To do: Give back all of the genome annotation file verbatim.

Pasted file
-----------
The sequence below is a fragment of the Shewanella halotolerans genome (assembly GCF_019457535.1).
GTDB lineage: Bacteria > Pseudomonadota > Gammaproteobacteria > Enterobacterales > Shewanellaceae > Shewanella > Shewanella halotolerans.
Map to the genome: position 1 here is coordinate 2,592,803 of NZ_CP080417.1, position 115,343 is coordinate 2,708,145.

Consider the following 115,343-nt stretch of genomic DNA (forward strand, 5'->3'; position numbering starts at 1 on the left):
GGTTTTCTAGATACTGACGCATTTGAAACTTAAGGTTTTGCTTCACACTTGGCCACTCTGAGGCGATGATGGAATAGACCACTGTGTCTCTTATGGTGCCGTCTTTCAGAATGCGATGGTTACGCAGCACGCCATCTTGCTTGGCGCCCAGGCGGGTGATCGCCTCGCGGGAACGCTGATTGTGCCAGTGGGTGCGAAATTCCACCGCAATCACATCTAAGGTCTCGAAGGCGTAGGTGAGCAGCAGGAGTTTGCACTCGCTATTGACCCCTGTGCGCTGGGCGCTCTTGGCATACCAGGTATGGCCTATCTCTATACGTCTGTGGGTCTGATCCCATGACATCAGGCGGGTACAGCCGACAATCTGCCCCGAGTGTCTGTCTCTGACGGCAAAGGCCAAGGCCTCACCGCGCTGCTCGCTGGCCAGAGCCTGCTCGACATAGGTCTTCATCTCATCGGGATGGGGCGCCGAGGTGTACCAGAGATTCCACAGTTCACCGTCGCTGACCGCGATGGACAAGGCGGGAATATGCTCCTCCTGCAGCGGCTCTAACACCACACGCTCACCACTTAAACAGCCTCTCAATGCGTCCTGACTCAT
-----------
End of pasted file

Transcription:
The sequence below is a fragment of the Shewanella halotolerans genome (assembly GCF_019457535.1).
GTDB lineage: Bacteria > Pseudomonadota > Gammaproteobacteria > Enterobacterales > Shewanellaceae > Shewanella > Shewanella halotolerans.
Map to the genome: position 1 here is coordinate 2,592,803 of NZ_CP080417.1, position 115,343 is coordinate 2,708,145.

Consider the following 115,343-nt stretch of genomic DNA (forward strand, 5'->3'; position numbering starts at 1 on the left):
GGTTTTCTAGATACTGACGCATTTGAAACTTAAGGTTTTGCTTCACACTTGGCCACTCTGAGGCGATGATGGAATAGACCACTGTGTCTCTTATGGTGCCGTCTTTCAGAATGCGATGGTTACGCAGCACGCCATCTTGCTTGGCGCCCAGGCGGGTGATCGCCTCGCGGGAACGCTGATTGTGCCAGTGGGTGCGAAATTCCACCGCAATCACATCTAAGGTCTCGAAGGCGTAGGTGAGCAGCAGGAGTTTGCACTCGCTATTGACCCCTGTGCGCTGGGCGCTCTTGGCATACCAGGTATGGCCTATCTCTATACGTCTGTGGGTCTGATCCCATGACATCAGGCGGGTACAGCCGACAATCTGCCCCGAGTGTCTGTCTCTGACGGCAAAGGCCAAGGCCTCACCGCGCTGCTCGCTGGCCAGAGCCTGCTCGACATAGGTCTTCATCTCATCGGGATGGGGCGCCGAGGTGTACCAGAGATTCCACAGTTCACCGTCGCTGACCGCGATGGACAAGGCGGGAATATGCTCCTCCTGCAGCGGCTCTAACACCACACGCTCACCACTTAAACAGCCTCTCAATGCGTCCTGACTCAT